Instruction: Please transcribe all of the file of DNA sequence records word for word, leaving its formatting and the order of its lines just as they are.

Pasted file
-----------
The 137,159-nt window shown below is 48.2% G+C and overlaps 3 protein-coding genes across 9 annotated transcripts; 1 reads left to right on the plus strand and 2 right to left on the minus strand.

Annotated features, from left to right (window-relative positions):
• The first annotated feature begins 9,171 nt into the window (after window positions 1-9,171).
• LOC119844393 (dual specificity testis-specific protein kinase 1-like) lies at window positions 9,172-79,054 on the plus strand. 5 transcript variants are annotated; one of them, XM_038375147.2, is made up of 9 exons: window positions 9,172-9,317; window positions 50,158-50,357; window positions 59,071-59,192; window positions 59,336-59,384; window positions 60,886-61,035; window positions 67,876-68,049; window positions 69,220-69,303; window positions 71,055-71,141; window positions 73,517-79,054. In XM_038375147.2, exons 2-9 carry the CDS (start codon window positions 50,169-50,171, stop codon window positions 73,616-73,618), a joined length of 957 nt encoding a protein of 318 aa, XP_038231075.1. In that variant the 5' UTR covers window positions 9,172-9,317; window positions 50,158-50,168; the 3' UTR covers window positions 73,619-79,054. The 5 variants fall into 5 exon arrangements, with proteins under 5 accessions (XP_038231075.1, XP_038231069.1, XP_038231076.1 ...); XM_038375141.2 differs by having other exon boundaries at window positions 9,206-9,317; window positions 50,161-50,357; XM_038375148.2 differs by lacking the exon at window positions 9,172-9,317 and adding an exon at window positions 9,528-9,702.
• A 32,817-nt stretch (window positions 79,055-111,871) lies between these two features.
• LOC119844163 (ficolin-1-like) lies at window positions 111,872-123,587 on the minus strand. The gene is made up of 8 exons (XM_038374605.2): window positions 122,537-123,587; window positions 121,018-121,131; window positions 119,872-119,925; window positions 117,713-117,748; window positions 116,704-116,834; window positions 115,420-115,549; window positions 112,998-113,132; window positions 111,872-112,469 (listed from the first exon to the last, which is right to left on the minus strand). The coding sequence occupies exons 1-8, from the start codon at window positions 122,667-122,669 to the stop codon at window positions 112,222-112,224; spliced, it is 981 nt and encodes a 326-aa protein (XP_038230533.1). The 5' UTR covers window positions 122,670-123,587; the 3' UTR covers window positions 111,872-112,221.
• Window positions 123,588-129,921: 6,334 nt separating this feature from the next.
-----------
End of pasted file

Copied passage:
The 137,159-nt window shown below is 48.2% G+C and overlaps 3 protein-coding genes across 9 annotated transcripts; 1 reads left to right on the plus strand and 2 right to left on the minus strand.

Annotated features, from left to right (window-relative positions):
• The first annotated feature begins 9,171 nt into the window (after window positions 1-9,171).
• LOC119844393 (dual specificity testis-specific protein kinase 1-like) lies at window positions 9,172-79,054 on the plus strand. 5 transcript variants are annotated; one of them, XM_038375147.2, is made up of 9 exons: window positions 9,172-9,317; window positions 50,158-50,357; window positions 59,071-59,192; window positions 59,336-59,384; window positions 60,886-61,035; window positions 67,876-68,049; window positions 69,220-69,303; window positions 71,055-71,141; window positions 73,517-79,054. In XM_038375147.2, exons 2-9 carry the CDS (start codon window positions 50,169-50,171, stop codon window positions 73,616-73,618), a joined length of 957 nt encoding a protein of 318 aa, XP_038231075.1. In that variant the 5' UTR covers window positions 9,172-9,317; window positions 50,158-50,168; the 3' UTR covers window positions 73,619-79,054. The 5 variants fall into 5 exon arrangements, with proteins under 5 accessions (XP_038231075.1, XP_038231069.1, XP_038231076.1 ...); XM_038375141.2 differs by having other exon boundaries at window positions 9,206-9,317; window positions 50,161-50,357; XM_038375148.2 differs by lacking the exon at window positions 9,172-9,317 and adding an exon at window positions 9,528-9,702.
• A 32,817-nt stretch (window positions 79,055-111,871) lies between these two features.
• LOC119844163 (ficolin-1-like) lies at window positions 111,872-123,587 on the minus strand. The gene is made up of 8 exons (XM_038374605.2): window positions 122,537-123,587; window positions 121,018-121,131; window positions 119,872-119,925; window positions 117,713-117,748; window positions 116,704-116,834; window positions 115,420-115,549; window positions 112,998-113,132; window positions 111,872-112,469 (listed from the first exon to the last, which is right to left on the minus strand). The coding sequence occupies exons 1-8, from the start codon at window positions 122,667-122,669 to the stop codon at window positions 112,222-112,224; spliced, it is 981 nt and encodes a 326-aa protein (XP_038230533.1). The 5' UTR covers window positions 122,670-123,587; the 3' UTR covers window positions 111,872-112,221.
• Window positions 123,588-129,921: 6,334 nt separating this feature from the next.